“Irish companies are facing a major challenge in ensuring that their IT infrastructure is safe”
May 23rd 2016
Irish companies are facing a major challenge in ensuring that their IT infrastructure is safe and protected from external attacks, according to IT Force’s chief organisational officer Roisin Cahill.
While many companies are struggling to keep up with technological developments and with information security in particular, there are certain areas that are particularly challenging. “Mobile in particular challenges the business, because important data can be widely accessed outside of the organisation on mobile devices. The majority of workers mix personal and work devices, and employees often do not realise the risks they are taking when sharing, sending or receiving corporate data on a smartphone or tablet, especially if it is their own personal device,” said Cahill.
“Another major technological development we often see in IT Force is the proliferation in usage of social media sites. Sites like Twitter create the illusion of familiarity and intimacy with followers, which may result in employees sharing information regarding the business which the employer would have preferred to kept secret.”
From an ‘under the hood’ perspective, vulnerabilities created by a lack of patching also pose a serious threat, as this is an area that businesses may not be consciously aware of.
“It’s very important that companies can rely on their managed service provider or in-house team to adopt a suitable patching policy to protect them. For example, in 2015, Microsoft announced that it would no longer provide support for Windows Server 2003. Since then, no patches or security updates have been available for this software,” said Cahill.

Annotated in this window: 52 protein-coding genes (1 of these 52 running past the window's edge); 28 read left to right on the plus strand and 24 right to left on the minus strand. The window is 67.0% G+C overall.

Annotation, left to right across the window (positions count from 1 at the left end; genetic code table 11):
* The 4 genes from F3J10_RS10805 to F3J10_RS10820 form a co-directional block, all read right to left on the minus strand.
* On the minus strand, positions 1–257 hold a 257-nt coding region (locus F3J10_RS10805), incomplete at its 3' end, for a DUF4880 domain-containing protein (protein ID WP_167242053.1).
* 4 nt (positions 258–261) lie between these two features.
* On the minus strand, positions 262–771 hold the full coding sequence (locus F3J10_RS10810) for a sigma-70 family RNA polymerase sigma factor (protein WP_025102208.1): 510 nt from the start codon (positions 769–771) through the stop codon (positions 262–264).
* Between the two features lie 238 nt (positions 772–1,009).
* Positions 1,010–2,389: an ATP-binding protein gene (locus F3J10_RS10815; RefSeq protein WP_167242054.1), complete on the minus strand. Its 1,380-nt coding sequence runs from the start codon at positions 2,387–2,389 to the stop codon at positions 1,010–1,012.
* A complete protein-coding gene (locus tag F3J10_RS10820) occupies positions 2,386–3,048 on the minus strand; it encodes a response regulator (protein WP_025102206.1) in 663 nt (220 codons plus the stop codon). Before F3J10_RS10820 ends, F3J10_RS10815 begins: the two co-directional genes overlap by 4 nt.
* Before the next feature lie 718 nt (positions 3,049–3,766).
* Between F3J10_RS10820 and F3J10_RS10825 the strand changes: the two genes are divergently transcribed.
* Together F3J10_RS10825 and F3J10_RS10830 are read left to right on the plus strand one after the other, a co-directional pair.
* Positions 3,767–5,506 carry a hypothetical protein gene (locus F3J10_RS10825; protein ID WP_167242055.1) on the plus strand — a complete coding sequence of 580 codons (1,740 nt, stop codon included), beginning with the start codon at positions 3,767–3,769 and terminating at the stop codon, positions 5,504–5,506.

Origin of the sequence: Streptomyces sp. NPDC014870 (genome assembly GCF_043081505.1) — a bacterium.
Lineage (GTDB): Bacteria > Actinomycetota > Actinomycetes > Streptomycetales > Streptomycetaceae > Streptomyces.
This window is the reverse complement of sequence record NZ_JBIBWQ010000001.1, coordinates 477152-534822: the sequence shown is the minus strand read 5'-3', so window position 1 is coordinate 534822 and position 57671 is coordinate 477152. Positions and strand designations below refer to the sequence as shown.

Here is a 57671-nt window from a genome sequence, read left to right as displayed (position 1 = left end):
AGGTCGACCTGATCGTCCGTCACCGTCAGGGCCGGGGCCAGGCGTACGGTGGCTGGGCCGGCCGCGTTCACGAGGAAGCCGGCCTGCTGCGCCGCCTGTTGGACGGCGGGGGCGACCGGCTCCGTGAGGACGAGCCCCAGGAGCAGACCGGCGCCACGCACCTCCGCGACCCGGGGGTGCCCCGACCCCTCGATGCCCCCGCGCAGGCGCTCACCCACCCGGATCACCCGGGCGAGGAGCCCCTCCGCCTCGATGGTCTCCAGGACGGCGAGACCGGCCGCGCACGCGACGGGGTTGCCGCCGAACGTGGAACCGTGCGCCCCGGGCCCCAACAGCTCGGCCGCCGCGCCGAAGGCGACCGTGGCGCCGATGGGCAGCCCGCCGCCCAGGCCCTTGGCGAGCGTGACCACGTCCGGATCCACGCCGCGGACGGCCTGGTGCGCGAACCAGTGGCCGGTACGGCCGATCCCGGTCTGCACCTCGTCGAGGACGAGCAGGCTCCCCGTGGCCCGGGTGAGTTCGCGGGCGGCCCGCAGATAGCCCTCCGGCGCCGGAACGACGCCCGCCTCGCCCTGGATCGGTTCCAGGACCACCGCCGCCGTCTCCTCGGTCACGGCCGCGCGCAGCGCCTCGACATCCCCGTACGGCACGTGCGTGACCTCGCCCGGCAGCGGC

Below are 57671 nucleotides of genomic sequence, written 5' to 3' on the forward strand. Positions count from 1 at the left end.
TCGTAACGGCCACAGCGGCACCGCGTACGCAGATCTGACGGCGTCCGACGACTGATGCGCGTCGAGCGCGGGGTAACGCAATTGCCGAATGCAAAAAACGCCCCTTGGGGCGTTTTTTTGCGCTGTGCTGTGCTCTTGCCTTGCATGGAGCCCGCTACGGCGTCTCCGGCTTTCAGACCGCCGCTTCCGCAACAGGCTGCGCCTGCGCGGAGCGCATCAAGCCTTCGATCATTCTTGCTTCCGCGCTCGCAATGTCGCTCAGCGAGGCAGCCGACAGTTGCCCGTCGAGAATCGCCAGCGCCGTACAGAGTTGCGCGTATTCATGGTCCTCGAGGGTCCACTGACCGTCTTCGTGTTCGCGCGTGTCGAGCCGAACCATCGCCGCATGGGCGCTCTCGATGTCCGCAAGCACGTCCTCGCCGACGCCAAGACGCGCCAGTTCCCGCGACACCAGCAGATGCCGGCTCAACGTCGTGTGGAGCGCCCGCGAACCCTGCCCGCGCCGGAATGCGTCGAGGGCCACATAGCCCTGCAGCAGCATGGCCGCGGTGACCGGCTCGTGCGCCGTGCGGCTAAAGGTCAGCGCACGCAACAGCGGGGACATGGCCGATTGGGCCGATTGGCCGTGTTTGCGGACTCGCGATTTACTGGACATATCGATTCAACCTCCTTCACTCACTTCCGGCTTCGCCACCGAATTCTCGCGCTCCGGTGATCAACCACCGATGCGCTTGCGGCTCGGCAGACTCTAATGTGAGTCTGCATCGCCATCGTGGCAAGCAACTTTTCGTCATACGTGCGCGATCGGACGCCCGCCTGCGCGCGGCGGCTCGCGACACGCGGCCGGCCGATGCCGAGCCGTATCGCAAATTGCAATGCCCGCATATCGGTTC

“However, both physical and virtual Windows 2003 servers are still in use and these outdated servers are now a prime target for anyone intent on penetrating the networks where these servers reside. A similar situation exists with Windows XP. That said, even on sites where Windows Server 2012 is in place, security patching still needs to regularly take place to avoid attack.”
According to Cahill, the hardest threats to protect companies against are those which are posed not by technology, but by the people using it.
“While there are a number of factors which can leave companies at risk, one of the most overlooked relates to the employees in the company itself. Though rare, internal attacks from disgruntled employees are one of the biggest threats that can face a company’s data and systems, particularly when the employee may have access to networks, data centres and admin accounts,” she said.
“It’s important to mitigate against this threat by terminating accounts that are no longer in use or connected to employees who are no longer at the company. Monitoring and controlling activity that takes place using admin accounts is recommended, along with the creation of alerts so that malicious activity can be identified early.”
At the same time that Irish businesses are becoming more dependent on information and communication technologies, their employees also expect to have the freedom to use their personal devices to access both personal and work-related material.
“This needs to be balanced with the organisation having adequate security mechanisms in place to protect company data. Sophisticated software solutions are now readily available to assist organisations to meet these challenges,” said Cahill.
“Most companies realise that a breach of security is not a matter of if, but when. To minimise the impact of a breach when it occurs, it is advisable to complete a risk assessment, so that the company understands where their valuable data is and how it can best be protected.”
Following the risk assessment, a disaster recovery and business continuity plan can be developed and tested.
This interview between Roisin Cahill and Alex Meehan of the Sunday Business Post was published on the 23/5/2016.
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